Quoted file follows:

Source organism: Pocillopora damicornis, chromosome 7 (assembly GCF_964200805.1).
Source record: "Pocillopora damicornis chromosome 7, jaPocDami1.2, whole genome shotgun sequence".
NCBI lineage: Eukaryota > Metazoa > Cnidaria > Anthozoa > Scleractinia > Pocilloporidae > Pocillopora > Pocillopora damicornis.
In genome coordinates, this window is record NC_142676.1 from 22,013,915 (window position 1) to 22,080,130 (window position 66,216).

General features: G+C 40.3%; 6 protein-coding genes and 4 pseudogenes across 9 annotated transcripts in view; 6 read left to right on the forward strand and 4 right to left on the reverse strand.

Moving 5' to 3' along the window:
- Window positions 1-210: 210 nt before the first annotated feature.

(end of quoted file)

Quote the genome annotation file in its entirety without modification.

Source organism: Pocillopora damicornis, chromosome 7 (assembly GCF_964200805.1).
Source record: "Pocillopora damicornis chromosome 7, jaPocDami1.2, whole genome shotgun sequence".
NCBI lineage: Eukaryota > Metazoa > Cnidaria > Anthozoa > Scleractinia > Pocilloporidae > Pocillopora > Pocillopora damicornis.
In genome coordinates, this window is record NC_142676.1 from 22,013,915 (window position 1) to 22,080,130 (window position 66,216).

General features: G+C 40.3%; 6 protein-coding genes and 4 pseudogenes across 9 annotated transcripts in view; 6 read left to right on the forward strand and 4 right to left on the reverse strand.

Moving 5' to 3' along the window:
- Window positions 1-210: 210 nt before the first annotated feature.